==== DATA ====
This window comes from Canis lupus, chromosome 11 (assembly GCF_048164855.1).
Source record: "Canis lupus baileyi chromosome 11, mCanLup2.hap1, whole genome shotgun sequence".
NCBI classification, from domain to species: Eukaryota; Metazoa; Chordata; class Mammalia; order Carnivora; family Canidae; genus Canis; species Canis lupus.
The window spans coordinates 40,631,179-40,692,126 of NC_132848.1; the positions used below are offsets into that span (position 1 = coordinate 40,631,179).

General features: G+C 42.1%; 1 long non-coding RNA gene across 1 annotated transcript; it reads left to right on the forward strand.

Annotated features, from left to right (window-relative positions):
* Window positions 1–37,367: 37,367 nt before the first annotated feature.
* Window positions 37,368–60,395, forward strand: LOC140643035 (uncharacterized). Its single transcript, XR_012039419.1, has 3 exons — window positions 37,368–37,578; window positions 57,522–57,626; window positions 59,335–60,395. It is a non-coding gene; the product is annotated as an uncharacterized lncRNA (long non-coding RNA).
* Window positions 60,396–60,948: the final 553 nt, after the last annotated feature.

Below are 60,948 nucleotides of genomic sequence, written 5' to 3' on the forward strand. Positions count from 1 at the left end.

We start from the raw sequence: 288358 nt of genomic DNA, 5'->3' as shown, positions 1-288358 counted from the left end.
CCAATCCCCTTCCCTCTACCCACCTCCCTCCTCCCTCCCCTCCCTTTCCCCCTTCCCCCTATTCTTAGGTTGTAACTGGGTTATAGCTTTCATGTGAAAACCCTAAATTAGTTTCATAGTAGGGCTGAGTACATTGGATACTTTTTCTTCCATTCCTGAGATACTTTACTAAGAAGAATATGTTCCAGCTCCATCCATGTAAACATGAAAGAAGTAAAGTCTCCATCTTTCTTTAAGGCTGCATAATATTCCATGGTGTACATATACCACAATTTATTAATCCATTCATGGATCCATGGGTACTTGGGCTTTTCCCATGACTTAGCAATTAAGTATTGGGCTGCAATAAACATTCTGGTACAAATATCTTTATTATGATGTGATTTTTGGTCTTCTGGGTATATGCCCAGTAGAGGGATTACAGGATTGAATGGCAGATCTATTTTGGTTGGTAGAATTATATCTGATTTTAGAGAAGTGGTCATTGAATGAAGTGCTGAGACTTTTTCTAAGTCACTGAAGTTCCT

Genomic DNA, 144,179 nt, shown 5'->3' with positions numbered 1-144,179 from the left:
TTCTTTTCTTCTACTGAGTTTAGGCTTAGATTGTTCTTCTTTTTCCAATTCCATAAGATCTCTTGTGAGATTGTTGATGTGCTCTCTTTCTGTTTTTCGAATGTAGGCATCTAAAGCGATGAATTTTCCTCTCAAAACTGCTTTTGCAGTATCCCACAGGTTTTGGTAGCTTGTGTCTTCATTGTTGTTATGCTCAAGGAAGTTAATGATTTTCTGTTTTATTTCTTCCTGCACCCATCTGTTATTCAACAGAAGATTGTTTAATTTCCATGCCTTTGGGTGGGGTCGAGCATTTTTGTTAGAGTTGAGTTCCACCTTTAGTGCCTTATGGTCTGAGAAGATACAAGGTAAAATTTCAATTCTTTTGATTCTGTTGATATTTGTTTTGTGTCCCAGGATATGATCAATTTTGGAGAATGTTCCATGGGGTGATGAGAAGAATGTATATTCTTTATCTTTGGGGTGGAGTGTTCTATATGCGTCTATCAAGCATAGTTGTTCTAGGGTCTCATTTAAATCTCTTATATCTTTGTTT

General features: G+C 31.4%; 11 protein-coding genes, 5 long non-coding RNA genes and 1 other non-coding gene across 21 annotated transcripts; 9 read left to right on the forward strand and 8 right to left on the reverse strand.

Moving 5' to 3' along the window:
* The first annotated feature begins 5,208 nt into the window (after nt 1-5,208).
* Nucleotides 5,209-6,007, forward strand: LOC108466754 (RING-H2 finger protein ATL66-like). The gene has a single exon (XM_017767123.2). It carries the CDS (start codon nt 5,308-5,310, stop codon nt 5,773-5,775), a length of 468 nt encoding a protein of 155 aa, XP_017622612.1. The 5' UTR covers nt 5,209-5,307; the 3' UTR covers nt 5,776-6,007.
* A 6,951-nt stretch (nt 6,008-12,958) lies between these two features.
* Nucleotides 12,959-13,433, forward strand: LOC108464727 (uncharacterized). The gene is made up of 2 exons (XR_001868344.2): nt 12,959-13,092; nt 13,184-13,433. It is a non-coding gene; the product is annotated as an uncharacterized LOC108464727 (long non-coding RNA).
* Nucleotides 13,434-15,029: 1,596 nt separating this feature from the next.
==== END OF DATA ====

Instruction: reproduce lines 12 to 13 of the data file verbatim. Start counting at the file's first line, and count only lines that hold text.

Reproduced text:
CCAATCCCCTTCCCTCTACCCACCTCCCTCCTCCCTCCCCTCCCTTTCCCCCTTCCCCCTATTCTTAGGTTGTAACTGGGTTATAGCTTTCATGTGAAAACCCTAAATTAGTTTCATAGTAGGGCTGAGTACATTGGATACTTTTTCTTCCATTCCTGAGATACTTTACTAAGAAGAATATGTTCCAGCTCCATCCATGTAAACATGAAAGAAGTAAAGTCTCCATCTTTCTTTAAGGCTGCATAATATTCCATGGTGTACATATACCACAATTTATTAATCCATTCATGGATCCATGGGTACTTGGGCTTTTCCCATGACTTAGCAATTAAGTATTGGGCTGCAATAAACATTCTGGTACAAATATCTTTATTATGATGTGATTTTTGGTCTTCTGGGTATATGCCCAGTAGAGGGATTACAGGATTGAATGGCAGATCTATTTTGGTTGGTAGAATTATATCTGATTTTAGAGAAGTGGTCATTGAATGAAGTGCTGAGACTTTTTCTAAGTCACTGAAGTTCCT

Genomic DNA, 144,179 nt, shown 5'->3' with positions numbered 1-144,179 from the left: